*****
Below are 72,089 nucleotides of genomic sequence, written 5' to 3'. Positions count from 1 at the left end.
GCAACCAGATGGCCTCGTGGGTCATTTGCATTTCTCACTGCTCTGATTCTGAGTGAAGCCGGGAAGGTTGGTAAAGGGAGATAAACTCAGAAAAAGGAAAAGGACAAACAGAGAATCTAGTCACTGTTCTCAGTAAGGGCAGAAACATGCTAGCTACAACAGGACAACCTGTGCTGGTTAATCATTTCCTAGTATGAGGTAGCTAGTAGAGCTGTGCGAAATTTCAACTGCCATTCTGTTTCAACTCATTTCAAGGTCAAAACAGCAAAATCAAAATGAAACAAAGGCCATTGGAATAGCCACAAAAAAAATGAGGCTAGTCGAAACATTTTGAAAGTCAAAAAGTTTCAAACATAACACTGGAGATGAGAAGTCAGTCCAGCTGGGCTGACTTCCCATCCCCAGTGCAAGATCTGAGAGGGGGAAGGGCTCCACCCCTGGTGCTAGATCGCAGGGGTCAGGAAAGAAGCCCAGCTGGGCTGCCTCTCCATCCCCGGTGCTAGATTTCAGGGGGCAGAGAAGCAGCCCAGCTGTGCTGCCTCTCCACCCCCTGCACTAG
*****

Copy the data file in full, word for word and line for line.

Below are 72,089 nucleotides of genomic sequence, written 5' to 3'. Positions count from 1 at the left end.
GCAACCAGATGGCCTCGTGGGTCATTTGCATTTCTCACTGCTCTGATTCTGAGTGAAGCCGGGAAGGTTGGTAAAGGGAGATAAACTCAGAAAAAGGAAAAGGACAAACAGAGAATCTAGTCACTGTTCTCAGTAAGGGCAGAAACATGCTAGCTACAACAGGACAACCTGTGCTGGTTAATCATTTCCTAGTATGAGGTAGCTAGTAGAGCTGTGCGAAATTTCAACTGCCATTCTGTTTCAACTCATTTCAAGGTCAAAACAGCAAAATCAAAATGAAACAAAGGCCATTGGAATAGCCACAAAAAAAATGAGGCTAGTCGAAACATTTTGAAAGTCAAAAAGTTTCAAACATAACACTGGAGATGAGAAGTCAGTCCAGCTGGGCTGACTTCCCATCCCCAGTGCAAGATCTGAGAGGGGGAAGGGCTCCACCCCTGGTGCTAGATCGCAGGGGTCAGGAAAGAAGCCCAGCTGGGCTGCCTCTCCATCCCCGGTGCTAGATTTCAGGGGGCAGAGAAGCAGCCCAGCTGTGCTGCCTCTCCACCCCCTGCACTAG